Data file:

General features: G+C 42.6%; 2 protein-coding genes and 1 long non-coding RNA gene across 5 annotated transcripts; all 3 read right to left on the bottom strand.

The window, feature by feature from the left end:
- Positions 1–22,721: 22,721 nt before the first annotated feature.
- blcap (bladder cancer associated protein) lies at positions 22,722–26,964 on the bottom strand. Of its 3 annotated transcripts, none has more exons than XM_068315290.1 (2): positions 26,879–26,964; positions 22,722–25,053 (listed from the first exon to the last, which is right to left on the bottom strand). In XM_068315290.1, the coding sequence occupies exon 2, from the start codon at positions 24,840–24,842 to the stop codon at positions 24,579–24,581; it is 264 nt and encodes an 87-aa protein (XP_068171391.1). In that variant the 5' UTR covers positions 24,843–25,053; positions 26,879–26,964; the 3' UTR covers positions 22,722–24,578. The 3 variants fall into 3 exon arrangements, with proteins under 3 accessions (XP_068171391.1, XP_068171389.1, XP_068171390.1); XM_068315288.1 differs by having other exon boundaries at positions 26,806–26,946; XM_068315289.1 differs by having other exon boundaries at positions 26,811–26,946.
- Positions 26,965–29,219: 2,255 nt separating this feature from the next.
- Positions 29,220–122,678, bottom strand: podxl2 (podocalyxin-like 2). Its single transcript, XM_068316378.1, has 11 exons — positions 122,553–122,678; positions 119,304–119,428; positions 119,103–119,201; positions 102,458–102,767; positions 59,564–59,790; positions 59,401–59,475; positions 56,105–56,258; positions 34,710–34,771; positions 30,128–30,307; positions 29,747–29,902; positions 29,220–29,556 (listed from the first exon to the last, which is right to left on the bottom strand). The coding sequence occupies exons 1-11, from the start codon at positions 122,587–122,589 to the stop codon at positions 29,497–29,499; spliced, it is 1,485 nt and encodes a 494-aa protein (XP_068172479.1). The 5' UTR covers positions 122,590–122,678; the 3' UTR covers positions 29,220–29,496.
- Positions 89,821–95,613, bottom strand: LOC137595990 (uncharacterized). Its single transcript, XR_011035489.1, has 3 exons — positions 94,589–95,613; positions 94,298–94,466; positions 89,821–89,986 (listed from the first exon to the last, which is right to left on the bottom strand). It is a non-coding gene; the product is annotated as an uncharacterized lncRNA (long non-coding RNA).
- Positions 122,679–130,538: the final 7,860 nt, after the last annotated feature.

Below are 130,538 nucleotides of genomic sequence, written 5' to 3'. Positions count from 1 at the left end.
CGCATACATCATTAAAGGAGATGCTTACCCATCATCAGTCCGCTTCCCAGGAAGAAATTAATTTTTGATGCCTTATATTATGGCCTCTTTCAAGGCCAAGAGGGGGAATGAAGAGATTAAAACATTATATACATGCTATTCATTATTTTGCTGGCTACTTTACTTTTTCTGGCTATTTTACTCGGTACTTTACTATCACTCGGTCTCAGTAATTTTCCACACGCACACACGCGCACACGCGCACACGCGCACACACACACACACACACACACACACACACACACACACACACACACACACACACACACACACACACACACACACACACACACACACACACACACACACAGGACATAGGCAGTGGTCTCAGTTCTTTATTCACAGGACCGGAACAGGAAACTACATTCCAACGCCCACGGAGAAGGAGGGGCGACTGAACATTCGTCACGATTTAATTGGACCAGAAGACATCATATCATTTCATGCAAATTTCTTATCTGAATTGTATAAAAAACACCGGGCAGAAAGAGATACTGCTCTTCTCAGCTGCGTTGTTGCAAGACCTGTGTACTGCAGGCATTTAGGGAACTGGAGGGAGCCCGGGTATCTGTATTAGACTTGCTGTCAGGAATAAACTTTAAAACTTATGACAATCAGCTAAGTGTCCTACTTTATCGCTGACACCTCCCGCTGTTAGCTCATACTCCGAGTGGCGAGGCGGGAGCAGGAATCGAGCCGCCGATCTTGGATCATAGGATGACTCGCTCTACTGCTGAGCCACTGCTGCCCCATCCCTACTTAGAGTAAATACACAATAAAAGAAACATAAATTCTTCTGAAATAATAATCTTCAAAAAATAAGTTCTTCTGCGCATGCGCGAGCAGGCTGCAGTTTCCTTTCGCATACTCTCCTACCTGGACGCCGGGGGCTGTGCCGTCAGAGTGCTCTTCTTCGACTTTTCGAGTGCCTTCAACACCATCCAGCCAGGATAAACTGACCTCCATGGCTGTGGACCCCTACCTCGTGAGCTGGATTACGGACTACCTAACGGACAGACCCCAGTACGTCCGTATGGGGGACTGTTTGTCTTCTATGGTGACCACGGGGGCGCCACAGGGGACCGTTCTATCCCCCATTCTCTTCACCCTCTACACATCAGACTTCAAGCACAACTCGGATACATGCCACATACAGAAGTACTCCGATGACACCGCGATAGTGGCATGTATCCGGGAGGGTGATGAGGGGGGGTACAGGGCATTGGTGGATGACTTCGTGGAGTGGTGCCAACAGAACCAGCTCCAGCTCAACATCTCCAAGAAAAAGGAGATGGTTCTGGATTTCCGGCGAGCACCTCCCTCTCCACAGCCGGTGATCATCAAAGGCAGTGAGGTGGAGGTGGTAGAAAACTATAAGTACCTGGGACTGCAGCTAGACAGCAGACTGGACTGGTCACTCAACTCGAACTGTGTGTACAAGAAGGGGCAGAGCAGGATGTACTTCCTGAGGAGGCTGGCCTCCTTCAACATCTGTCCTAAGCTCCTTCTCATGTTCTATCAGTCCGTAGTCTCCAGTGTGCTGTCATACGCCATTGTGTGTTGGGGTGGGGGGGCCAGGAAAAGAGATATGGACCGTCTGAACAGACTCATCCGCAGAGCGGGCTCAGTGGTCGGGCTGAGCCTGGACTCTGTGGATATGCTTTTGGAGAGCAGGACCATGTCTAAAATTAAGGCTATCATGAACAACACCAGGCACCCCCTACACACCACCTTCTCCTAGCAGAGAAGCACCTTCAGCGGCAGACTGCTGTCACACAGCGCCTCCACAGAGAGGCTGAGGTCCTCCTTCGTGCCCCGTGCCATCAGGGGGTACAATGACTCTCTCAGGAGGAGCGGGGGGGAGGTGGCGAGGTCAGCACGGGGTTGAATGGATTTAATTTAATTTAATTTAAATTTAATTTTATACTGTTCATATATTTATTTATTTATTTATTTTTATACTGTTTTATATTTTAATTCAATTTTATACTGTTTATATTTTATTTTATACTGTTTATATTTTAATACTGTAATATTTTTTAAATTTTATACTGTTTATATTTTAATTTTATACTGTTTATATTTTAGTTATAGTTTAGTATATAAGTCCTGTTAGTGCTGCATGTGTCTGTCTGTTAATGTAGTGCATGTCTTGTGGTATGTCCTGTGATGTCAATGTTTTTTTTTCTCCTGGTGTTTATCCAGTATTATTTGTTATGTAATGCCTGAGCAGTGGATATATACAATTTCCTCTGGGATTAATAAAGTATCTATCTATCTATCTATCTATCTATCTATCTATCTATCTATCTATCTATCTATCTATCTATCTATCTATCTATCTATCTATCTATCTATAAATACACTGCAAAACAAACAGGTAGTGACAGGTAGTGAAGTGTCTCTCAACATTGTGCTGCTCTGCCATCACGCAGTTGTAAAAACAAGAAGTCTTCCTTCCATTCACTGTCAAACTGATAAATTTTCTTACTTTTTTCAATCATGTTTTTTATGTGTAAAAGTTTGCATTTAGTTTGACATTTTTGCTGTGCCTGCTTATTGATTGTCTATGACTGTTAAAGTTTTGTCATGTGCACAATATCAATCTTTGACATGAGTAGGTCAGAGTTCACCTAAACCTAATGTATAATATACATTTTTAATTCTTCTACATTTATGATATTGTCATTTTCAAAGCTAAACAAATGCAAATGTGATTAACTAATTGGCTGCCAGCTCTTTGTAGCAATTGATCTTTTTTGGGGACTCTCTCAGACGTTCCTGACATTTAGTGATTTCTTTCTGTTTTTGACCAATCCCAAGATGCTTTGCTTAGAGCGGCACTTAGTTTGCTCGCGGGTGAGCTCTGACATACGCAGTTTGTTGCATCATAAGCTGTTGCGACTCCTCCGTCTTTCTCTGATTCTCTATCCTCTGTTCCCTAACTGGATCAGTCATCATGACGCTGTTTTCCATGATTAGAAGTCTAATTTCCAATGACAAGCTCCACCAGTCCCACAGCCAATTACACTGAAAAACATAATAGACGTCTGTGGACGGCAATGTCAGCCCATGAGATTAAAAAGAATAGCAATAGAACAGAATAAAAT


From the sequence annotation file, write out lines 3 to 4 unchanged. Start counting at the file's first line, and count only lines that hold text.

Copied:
- Positions 1–22,721: 22,721 nt before the first annotated feature.
- blcap (bladder cancer associated protein) lies at positions 22,722–26,964 on the bottom strand. Of its 3 annotated transcripts, none has more exons than XM_068315290.1 (2): positions 26,879–26,964; positions 22,722–25,053 (listed from the first exon to the last, which is right to left on the bottom strand). In XM_068315290.1, the coding sequence occupies exon 2, from the start codon at positions 24,840–24,842 to the stop codon at positions 24,579–24,581; it is 264 nt and encodes an 87-aa protein (XP_068171391.1). In that variant the 5' UTR covers positions 24,843–25,053; positions 26,879–26,964; the 3' UTR covers positions 22,722–24,578. The 3 variants fall into 3 exon arrangements, with proteins under 3 accessions (XP_068171391.1, XP_068171389.1, XP_068171390.1); XM_068315288.1 differs by having other exon boundaries at positions 26,806–26,946; XM_068315289.1 differs by having other exon boundaries at positions 26,811–26,946.